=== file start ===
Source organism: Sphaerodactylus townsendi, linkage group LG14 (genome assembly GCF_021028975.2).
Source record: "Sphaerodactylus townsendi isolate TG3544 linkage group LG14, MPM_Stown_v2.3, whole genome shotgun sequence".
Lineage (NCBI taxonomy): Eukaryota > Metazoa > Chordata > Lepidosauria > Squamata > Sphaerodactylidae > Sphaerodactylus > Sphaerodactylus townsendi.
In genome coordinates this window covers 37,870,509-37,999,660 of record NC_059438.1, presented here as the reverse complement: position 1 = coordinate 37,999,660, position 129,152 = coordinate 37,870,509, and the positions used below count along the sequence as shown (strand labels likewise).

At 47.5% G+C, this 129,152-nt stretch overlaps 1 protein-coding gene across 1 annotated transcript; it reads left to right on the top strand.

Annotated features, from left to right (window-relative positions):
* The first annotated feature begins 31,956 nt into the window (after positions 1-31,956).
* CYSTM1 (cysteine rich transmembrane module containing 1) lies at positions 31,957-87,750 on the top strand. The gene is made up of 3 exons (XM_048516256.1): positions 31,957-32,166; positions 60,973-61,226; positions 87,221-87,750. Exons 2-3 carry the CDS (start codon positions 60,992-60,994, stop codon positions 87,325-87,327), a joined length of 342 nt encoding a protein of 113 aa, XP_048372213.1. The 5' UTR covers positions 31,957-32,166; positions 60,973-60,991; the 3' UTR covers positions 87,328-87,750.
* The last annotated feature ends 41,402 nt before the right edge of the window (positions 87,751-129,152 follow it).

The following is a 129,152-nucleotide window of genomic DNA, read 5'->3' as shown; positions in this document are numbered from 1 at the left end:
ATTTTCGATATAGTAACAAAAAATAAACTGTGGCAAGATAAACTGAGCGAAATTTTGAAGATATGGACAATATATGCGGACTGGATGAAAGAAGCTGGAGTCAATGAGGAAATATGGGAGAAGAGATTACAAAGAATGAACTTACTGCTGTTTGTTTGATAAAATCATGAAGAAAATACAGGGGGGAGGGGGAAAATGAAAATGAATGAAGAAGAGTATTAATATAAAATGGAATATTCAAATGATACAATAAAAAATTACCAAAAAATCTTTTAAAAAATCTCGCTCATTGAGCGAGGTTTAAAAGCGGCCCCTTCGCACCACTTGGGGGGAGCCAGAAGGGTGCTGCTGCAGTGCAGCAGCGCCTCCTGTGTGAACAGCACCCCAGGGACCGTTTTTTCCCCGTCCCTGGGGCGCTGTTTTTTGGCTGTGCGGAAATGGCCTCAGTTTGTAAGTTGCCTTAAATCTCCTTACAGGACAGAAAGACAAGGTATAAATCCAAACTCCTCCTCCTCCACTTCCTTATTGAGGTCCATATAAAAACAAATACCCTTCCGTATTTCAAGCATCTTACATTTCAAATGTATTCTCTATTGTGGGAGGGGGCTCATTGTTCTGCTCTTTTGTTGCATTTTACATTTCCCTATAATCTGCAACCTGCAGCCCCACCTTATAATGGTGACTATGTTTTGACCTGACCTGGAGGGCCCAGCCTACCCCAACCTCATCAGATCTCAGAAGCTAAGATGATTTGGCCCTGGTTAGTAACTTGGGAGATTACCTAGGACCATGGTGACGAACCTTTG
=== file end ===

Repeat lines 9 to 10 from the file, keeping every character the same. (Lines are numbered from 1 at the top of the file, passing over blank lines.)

* The last annotated feature ends 41,402 nt before the right edge of the window (positions 87,751-129,152 follow it).

The following is a 129,152-nucleotide window of genomic DNA, read 5'->3' as shown; positions in this document are numbered from 1 at the left end: